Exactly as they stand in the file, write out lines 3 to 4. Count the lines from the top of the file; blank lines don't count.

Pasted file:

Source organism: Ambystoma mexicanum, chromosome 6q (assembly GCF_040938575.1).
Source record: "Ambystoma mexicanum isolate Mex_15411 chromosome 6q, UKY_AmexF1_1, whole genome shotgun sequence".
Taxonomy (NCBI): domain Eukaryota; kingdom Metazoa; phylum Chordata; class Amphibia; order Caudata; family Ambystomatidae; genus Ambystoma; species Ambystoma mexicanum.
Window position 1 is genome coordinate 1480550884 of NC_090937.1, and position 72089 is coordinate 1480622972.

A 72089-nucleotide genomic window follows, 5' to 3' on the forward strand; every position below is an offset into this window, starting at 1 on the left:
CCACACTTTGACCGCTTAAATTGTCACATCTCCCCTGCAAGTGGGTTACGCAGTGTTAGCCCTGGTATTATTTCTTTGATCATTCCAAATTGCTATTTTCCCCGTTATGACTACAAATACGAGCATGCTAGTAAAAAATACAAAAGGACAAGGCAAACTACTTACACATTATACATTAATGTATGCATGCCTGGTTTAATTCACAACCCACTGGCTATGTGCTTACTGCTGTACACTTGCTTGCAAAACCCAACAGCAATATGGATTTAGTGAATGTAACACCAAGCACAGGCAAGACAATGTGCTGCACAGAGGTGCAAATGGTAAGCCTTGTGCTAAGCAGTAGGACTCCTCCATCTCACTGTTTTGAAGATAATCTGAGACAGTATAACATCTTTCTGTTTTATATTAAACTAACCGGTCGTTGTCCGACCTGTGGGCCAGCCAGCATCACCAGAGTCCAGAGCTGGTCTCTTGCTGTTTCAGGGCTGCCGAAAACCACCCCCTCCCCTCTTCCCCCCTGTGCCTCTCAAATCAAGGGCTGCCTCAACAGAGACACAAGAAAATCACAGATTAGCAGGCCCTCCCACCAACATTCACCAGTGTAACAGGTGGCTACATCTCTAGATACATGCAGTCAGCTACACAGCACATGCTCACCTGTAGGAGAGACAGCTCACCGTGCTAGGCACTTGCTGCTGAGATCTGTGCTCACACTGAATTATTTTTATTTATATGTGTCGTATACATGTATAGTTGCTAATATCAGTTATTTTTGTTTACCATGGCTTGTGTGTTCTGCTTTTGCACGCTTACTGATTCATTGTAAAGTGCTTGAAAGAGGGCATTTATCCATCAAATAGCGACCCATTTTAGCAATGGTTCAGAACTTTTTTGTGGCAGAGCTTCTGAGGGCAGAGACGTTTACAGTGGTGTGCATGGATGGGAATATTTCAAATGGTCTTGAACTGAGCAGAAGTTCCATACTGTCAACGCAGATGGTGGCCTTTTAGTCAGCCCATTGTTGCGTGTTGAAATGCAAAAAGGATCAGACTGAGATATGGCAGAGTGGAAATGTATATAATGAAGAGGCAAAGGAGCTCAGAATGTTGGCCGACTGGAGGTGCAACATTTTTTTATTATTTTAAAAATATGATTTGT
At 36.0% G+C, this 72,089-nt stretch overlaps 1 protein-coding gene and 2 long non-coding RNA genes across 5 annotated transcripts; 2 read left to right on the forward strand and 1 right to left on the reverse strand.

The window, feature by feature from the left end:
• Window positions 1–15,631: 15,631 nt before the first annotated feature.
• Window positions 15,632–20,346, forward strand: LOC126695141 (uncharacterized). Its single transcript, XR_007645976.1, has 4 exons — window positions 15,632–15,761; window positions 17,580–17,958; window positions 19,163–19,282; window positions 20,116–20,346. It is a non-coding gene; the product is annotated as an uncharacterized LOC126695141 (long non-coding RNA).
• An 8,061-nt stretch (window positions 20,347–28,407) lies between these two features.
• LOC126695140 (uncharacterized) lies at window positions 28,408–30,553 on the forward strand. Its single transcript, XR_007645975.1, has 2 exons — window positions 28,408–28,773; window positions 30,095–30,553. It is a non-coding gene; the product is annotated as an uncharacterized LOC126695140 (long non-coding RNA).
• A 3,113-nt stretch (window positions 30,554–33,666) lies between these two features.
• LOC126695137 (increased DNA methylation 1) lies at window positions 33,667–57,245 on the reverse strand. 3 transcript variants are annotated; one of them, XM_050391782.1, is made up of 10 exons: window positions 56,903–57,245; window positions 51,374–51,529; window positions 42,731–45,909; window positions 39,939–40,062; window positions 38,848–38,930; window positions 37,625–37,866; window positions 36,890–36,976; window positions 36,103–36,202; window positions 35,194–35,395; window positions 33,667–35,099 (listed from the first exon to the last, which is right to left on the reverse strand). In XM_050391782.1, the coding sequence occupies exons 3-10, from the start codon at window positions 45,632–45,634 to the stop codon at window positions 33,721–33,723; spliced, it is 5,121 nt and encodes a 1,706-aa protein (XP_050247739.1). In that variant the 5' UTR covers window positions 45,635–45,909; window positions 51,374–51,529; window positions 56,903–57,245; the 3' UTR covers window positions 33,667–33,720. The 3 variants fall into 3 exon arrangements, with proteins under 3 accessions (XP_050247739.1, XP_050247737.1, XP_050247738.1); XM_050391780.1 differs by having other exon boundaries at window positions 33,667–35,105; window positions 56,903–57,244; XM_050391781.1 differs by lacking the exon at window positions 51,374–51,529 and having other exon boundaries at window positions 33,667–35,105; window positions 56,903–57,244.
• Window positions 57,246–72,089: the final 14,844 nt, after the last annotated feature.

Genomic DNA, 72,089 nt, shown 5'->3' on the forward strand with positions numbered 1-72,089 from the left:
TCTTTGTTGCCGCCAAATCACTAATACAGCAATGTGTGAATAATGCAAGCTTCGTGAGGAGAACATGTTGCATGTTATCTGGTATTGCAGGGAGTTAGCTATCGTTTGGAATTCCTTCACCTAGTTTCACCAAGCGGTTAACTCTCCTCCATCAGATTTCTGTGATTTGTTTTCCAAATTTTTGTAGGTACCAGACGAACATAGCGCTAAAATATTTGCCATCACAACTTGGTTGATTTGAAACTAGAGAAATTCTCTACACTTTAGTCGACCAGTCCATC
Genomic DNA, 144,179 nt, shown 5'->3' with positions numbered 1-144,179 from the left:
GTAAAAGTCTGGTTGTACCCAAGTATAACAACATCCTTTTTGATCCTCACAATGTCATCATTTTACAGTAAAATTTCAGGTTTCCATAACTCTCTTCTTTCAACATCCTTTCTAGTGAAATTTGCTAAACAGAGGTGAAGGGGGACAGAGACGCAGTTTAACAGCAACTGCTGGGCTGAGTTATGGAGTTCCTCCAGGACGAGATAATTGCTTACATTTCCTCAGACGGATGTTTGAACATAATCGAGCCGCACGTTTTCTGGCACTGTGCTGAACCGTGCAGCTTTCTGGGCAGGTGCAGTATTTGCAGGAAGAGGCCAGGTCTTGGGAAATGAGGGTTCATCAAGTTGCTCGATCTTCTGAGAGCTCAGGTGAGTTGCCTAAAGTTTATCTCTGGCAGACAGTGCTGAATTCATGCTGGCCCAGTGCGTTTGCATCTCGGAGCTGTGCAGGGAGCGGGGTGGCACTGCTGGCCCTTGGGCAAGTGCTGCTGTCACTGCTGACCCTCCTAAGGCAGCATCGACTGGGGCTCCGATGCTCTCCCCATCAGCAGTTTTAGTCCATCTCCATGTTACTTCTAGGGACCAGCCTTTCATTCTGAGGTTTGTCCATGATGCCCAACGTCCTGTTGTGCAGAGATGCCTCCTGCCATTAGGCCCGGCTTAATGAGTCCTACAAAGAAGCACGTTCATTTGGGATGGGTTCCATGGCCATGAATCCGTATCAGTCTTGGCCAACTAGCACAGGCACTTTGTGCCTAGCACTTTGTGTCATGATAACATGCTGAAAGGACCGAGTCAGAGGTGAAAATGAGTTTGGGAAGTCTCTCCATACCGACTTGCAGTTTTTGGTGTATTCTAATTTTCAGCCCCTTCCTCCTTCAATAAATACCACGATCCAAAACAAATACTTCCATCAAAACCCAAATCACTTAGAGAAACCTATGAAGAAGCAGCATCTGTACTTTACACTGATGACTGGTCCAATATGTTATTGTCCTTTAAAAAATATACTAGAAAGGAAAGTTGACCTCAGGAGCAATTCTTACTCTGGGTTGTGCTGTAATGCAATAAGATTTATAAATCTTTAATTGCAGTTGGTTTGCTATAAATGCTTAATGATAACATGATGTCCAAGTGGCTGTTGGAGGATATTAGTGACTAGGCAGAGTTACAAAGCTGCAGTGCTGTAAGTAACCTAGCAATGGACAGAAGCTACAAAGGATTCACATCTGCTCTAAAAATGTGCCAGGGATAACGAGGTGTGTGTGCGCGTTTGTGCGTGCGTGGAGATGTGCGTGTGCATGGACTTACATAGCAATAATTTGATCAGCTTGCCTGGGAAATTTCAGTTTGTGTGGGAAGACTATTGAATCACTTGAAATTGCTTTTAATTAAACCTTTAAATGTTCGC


Taxonomy (NCBI): domain Eukaryota; kingdom Metazoa; phylum Chordata; class Amphibia; order Caudata; family Ambystomatidae; genus Ambystoma; species Ambystoma mexicanum.
Window position 1 is genome coordinate 1480550884 of NC_090937.1, and position 72089 is coordinate 1480622972.